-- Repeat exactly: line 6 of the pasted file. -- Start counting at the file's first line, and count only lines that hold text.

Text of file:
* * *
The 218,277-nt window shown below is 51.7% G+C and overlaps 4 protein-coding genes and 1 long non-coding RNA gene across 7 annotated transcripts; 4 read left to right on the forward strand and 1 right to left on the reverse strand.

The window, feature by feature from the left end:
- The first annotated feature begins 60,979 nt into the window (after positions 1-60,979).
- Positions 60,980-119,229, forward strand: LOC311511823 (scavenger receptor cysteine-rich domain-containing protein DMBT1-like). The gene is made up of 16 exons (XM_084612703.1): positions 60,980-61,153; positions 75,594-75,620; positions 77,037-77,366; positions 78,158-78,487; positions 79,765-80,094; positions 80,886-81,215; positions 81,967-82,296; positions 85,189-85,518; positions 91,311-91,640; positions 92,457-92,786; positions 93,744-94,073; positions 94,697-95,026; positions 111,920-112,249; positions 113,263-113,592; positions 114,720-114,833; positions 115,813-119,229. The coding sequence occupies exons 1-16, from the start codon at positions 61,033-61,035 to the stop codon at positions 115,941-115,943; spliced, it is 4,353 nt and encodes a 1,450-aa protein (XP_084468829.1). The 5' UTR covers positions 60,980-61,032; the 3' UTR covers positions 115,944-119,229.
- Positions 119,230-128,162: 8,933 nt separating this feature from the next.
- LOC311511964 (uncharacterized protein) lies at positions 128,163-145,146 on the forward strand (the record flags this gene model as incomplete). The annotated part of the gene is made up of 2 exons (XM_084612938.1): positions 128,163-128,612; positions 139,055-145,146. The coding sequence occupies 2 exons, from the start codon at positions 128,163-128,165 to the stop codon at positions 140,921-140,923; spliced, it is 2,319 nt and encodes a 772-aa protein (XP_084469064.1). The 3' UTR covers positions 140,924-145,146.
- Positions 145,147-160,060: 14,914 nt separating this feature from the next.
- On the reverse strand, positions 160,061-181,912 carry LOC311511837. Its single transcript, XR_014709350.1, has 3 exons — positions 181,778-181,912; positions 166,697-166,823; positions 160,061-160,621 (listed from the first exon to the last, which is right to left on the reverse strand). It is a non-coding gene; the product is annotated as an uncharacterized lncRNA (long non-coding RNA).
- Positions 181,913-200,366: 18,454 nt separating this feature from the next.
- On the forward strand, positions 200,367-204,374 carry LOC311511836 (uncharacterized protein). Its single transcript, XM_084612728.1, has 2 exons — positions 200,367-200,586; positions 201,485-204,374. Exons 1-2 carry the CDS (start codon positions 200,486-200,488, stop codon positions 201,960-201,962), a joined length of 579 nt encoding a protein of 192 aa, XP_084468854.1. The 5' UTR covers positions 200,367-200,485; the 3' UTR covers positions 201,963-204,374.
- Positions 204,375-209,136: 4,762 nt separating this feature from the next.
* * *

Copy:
- LOC311511964 (uncharacterized protein) lies at positions 128,163-145,146 on the forward strand (the record flags this gene model as incomplete). The annotated part of the gene is made up of 2 exons (XM_084612938.1): positions 128,163-128,612; positions 139,055-145,146. The coding sequence occupies 2 exons, from the start codon at positions 128,163-128,165 to the stop codon at positions 140,921-140,923; spliced, it is 2,319 nt and encodes a 772-aa protein (XP_084469064.1). The 3' UTR covers positions 140,924-145,146.